How To Teach Your Kids The Value Of Money

Teaching our kids good financial habits that will help them through life is one of the most important gifts we can give them – and it’s never too soon to start.

teach your kids the value of money

Money is far from the most important thing in the world, but our lives are certainly more difficult when we don’t have enough.

Recent reports say levels of debt are at an all-time high, specifically the amount owed on loans and credit cards. Many young people find themselves saddled with student loans that can take years to pay off, eating into rewards from the careers they work hard to build.

By making sure they are money-wise at a young age, we can help our children develop skills and attitudes to money that will serve them well throughout their lives.

Age 5 and under

  • Show them the difference between different banknotes and coins. For young kids, size matters – they’ll choose a 10p piece over a 20p, or a nickel (five cents) instead of a dime (ten cents). Let them examine your coins – make sure they don’t put them in their mouths – and talk about the different values. Ask them to identify the different ones – ‘Which one is 50p?’ or ‘Which note is worth ten dollars?’
  • Play ‘shop’. Kids love this game. Save empty packets and boxes from food and household goods, make pretend money out of paper – or buy toy versions if you prefer. This is a great way for kids to learn the basics of commerce, as well as developing their imaginations through role-play.
  • Clip coupons. If you have money-off vouchers, explain what they are for. Give them to your child and ask them to look out for the relevant products when you go shopping. You can also point out any in-store offers, such as ‘three for the price of two’. Afterwards, look at your receipt with them and work out how much money you’ve saved by choosing the special offers.

Age 10 and under

  • Introduce them to the concept of saving. Most children of this age receive a small allowance or pocket money, often in exchange for helping with household chores; if not, perhaps they receive money as gifts for Christmas and birthdays. Explain that for every pound, dollar or unit of your local currency they manage to save each month, you will double it (or give them an additional amount that works for you). They will find watching their cash increase over time exciting and be motivated to carry on.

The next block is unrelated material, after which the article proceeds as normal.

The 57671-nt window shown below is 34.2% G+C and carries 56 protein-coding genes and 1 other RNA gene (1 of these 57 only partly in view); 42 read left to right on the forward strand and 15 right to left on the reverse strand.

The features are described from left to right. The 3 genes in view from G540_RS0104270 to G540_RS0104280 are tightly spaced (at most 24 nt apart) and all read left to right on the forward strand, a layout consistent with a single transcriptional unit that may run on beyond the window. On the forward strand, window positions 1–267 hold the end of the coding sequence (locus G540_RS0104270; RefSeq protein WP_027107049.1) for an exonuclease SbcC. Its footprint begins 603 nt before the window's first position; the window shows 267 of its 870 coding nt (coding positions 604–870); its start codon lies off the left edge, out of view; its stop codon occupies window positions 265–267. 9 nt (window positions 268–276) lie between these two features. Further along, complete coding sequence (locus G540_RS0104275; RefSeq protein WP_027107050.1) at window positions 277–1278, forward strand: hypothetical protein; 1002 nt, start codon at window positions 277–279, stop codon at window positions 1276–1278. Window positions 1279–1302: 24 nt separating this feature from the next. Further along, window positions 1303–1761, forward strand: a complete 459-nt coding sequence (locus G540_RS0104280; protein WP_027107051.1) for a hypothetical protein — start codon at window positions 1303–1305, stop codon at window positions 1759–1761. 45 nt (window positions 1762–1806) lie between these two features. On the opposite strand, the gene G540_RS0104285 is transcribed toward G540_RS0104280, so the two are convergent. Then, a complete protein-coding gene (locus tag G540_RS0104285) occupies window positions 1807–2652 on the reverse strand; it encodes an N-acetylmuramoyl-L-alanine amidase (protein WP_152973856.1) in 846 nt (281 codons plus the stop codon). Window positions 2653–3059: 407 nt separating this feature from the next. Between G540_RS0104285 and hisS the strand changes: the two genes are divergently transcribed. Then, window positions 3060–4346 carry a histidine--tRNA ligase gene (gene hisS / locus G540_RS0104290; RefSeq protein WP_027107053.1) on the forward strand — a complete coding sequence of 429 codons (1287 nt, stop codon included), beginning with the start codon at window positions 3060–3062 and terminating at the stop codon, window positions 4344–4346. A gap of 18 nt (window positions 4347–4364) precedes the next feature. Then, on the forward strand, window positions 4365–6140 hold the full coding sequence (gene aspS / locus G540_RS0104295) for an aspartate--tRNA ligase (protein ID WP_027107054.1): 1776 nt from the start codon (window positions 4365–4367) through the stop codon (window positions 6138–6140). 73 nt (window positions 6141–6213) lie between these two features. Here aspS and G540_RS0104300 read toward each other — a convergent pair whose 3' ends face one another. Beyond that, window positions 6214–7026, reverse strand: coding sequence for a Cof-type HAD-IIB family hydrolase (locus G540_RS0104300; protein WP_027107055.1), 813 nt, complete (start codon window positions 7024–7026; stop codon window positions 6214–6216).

• Help them open their own bank account. Many banks offer special accounts for children with benefits such as higher interest rates, free gifts or discounts at popular attractions. Use the experience as a learning opportunity, comparing the rates or rewards from several different banks and discussing which would be the best option. They will also enjoy the grown-up feeling of lining up to see the cashier with their own paying-in book.
  • Car-boot and table-top sales are popular in the UK, as are yard-sales in the US. This is a good way to pass on unwanted clothes, toys and possessions and make extra money, sometimes for charity. There’s no reason why your child can’t be in charge, making decisions such as how much to charge for different items and agreeing on the discounts you’ll allow when haggling with customers.


  • When they’re older, there’s no reason why your child shouldn’t learn how to manage a household budget. Sit down with them to discuss how much money comes into the home and how much goes out on essential costs such as utility bills. Talk about what’s left and how ‘disposable income’ works. If they had to make cuts, what would they do – give up a premium satellite television package or spend less on food bills? What would influence their choice? If you don’t want to disclose your true income, use percentages.
  • Work with them to apply what they’ve learned to their own ‘budget’. How much of their allowance will they spend on magazines, cosmetics or treats? What about making sure they can top up their mobile phone credit or putting some aside for savings? Talk about the difference between ‘wants’ and ‘needs’. You can also introduce the idea of paying interest – if they run out of money and ask to borrow, explain that if it takes them more than two weeks to pay it back, you will add on a percentage to what they owe you. More than a month, you’ll add on a higher percentage.
  • Teach them how to compare prices in the shops. If an item comes in different sizes according to brand, how would they work out which is cheaper? Look at the difference between own-label and branded products, and discuss how a difference in quality also plays a part in your choice. Which do they think would be the most economical?